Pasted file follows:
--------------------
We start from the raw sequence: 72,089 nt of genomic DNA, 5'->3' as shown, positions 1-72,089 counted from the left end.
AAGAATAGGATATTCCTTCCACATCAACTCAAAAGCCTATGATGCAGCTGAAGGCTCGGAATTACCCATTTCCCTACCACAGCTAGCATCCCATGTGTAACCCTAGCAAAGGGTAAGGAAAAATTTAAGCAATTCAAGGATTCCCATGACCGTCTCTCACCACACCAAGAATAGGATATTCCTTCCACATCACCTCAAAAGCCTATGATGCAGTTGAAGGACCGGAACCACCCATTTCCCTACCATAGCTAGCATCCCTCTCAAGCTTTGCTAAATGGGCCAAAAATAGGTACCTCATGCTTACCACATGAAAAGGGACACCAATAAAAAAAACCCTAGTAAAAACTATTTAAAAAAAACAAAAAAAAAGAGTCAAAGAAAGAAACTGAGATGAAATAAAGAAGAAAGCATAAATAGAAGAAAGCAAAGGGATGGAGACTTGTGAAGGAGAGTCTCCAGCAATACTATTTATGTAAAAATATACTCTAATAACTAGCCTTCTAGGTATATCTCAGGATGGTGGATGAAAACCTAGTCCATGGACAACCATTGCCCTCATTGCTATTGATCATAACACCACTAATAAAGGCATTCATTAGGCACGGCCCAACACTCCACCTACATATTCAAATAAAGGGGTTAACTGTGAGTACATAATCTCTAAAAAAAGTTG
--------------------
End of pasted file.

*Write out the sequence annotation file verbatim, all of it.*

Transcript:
We start from the raw sequence: 72,089 nt of genomic DNA, 5'->3' as shown, positions 1-72,089 counted from the left end.
AAGAATAGGATATTCCTTCCACATCAACTCAAAAGCCTATGATGCAGCTGAAGGCTCGGAATTACCCATTTCCCTACCACAGCTAGCATCCCATGTGTAACCCTAGCAAAGGGTAAGGAAAAATTTAAGCAATTCAAGGATTCCCATGACCGTCTCTCACCACACCAAGAATAGGATATTCCTTCCACATCACCTCAAAAGCCTATGATGCAGTTGAAGGACCGGAACCACCCATTTCCCTACCATAGCTAGCATCCCTCTCAAGCTTTGCTAAATGGGCCAAAAATAGGTACCTCATGCTTACCACATGAAAAGGGACACCAATAAAAAAAACCCTAGTAAAAACTATTTAAAAAAAACAAAAAAAAAGAGTCAAAGAAAGAAACTGAGATGAAATAAAGAAGAAAGCATAAATAGAAGAAAGCAAAGGGATGGAGACTTGTGAAGGAGAGTCTCCAGCAATACTATTTATGTAAAAATATACTCTAATAACTAGCCTTCTAGGTATATCTCAGGATGGTGGATGAAAACCTAGTCCATGGACAACCATTGCCCTCATTGCTATTGATCATAACACCACTAATAAAGGCATTCATTAGGCACGGCCCAACACTCCACCTACATATTCAAATAAAGGGGTTAACTGTGAGTACATAATCTCTAAAAAAAGTTG